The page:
Every time you walk into a mall, grocery store or big-box retailer, remember: It’s you against them.
Retailers, marketers, sales professionals and CEOs are determined to make you buy more than you planned. In addition, retailers have an arsenal of sales tactics that may seem silly but serve as heavy-duty artillery when it comes to persuading you to part ways with your money.
Following are 10 especially cagey tricks they may use.
1. Free-shipping offers
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Web retailers know that many of us have an aversion to paying shipping costs, so they often offer free-shipping deals. However, these may come with a catch: You have to spend $30, $50, $100 or some other amount to get the free shipping.
We’ve all spent precious time searching for extra items to add to our order to reach the amount needed for free shipping. Sometimes it makes sense to complete your $35 purchase and pay the $5 in shipping, rather than paying $15 or $20 for something you don’t need simply to get gratis delivery.
Looking for better ways to get free shipping? Check out “5 Ways Anyone Can Score Free Shipping for Online Purchases.”
2. Multiple-purchase pricing
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My go-to grocery store loves to run a 10-for-$10 promotion. Not only are the sale items a mere dollar each, you also get the 11th item free.
It’s awesome for the grocery store when we load up on 11 items we don’t need. It’s even better when those items regularly sell for $1.09 anyway.
I’m not saying multiple-purchase pricing is always bad. It’s just that when we see four-for-$5 sales, we tend to buy four items even if we only need one.
For more ways to avoid wasting money at the grocery store, check out:
3. BOGO deals
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BOGOs — buy one, get one free sales — work similarly to multiple-purchase pricing. They entice you to buy more than you normally would.
If you’re already planning to purchase the second item, take the freebie. But if you justify the purchase of unneeded new shoes because of a BOGO ad, the marketers can pat themselves on the back for a job well-done.
4. Bundled purchases
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Another silly way retailers persuade us to buy more is by bundling purchases. So as part of a special sales bundle, you might get a printer and office software along with a laptop. If you need a printer and software, this could be a cheaper option than buying all three separately.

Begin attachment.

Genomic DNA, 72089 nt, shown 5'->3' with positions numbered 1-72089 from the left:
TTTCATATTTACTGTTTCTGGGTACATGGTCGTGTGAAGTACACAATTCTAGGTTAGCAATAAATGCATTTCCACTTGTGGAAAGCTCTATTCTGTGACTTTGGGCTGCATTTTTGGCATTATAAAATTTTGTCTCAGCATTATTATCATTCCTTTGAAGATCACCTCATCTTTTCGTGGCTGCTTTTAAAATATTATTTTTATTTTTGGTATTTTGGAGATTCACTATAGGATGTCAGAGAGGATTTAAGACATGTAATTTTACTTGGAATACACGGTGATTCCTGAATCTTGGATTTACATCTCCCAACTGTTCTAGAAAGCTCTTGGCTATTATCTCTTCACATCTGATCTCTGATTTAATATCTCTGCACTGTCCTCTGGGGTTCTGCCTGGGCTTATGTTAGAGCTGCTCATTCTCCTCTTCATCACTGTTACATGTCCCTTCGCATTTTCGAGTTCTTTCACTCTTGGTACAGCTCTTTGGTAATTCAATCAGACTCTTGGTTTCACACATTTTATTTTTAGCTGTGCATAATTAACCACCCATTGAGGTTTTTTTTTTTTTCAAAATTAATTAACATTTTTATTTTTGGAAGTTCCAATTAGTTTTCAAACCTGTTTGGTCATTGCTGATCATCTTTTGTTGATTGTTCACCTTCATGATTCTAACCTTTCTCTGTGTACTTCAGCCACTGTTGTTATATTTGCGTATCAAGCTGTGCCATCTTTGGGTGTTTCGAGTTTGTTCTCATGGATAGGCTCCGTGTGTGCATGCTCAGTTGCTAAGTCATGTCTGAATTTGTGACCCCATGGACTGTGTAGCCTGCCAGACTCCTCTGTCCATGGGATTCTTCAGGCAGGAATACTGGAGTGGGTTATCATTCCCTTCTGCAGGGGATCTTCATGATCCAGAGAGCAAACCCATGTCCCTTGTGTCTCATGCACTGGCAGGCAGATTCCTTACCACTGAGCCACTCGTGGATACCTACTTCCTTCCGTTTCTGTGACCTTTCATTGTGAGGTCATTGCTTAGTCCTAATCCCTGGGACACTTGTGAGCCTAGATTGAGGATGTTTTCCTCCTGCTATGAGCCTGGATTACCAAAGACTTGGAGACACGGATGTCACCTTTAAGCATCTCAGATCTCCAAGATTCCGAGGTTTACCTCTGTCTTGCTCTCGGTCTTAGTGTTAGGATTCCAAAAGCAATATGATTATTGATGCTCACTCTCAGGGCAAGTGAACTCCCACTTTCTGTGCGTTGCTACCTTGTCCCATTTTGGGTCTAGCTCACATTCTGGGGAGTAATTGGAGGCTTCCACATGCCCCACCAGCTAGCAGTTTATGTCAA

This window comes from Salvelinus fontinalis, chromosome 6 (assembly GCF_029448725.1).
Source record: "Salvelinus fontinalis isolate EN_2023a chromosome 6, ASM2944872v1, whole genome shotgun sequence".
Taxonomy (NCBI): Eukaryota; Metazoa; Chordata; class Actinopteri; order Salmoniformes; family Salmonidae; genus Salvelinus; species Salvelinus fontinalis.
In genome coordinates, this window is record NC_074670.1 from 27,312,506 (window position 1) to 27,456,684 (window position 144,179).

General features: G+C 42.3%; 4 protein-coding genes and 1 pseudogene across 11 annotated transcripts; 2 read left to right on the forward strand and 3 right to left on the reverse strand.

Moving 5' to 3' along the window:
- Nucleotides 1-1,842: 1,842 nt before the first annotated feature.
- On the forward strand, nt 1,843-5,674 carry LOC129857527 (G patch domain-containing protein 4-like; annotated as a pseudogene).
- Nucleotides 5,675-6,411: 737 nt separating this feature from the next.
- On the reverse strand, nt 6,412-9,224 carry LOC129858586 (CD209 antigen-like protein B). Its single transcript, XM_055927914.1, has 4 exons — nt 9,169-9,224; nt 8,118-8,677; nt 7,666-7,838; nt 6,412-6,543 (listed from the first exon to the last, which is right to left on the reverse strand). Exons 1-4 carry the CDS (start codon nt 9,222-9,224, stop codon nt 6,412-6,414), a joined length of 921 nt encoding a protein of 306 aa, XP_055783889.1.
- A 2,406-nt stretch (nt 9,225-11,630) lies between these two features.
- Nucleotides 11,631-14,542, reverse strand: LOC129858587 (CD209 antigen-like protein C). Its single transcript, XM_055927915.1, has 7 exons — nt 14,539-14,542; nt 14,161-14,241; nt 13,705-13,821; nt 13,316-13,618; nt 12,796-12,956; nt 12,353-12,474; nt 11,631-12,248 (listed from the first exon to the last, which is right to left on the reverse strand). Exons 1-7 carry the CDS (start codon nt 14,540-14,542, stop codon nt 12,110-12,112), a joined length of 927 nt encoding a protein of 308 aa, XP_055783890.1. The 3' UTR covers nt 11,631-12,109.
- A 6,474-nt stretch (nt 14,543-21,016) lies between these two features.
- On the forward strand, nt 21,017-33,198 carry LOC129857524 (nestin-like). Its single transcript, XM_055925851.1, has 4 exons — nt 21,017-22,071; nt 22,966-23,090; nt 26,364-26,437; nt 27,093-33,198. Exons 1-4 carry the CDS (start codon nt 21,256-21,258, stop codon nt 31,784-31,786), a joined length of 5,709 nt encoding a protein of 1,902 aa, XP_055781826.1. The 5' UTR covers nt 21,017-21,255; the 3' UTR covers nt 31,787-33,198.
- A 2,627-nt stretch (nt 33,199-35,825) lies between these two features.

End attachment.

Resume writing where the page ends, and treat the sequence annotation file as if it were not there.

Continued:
However, you might have a perfectly good printer at home, and maybe you only plan to use the laptop for Facebook and World of Warcraft. I could be wrong, but I don’t think you need Microsoft Excel for either of those things.
Why wouldn’t you want to buy $1,200 worth of computer gear for only $900? Because if all you need is a $700 laptop, you’re $200 poorer for no good reason.
5. Coupon savings
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I love coupons, so I can’t advise you never to use them. That said, coupons have a sneaky way of making you buy items you would never purchase at full price, or even sale price.
Bottom line: Coupons make it feel like you’re getting a deal even if you aren’t. Double-check and make sure the after-coupon price is in fact a bargain.
If you’re looking for a break on a specific item, check out sites like Coupons.com. Again, just be clear-headed about whether the deal on the coupon is really a bargain.
For more tips on getting great coupons, check out “7 Free Sources of Manufacturer Coupons You Can Find Online.”
6. Sales events
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The fact that a store declares a sale to be phenomenal does not necessarily mean that it is. You could walk into a store that has announced sale prices “as much as 70 percent off” and discover that everything except for one lonely rack is only 20 percent off.
It’s not false advertising; the ad clearly includes the qualifier “as much as.”
So, remain skeptical of sale claims, and don’t get caught up in the hype of a supposed once-in-a-lifetime deal.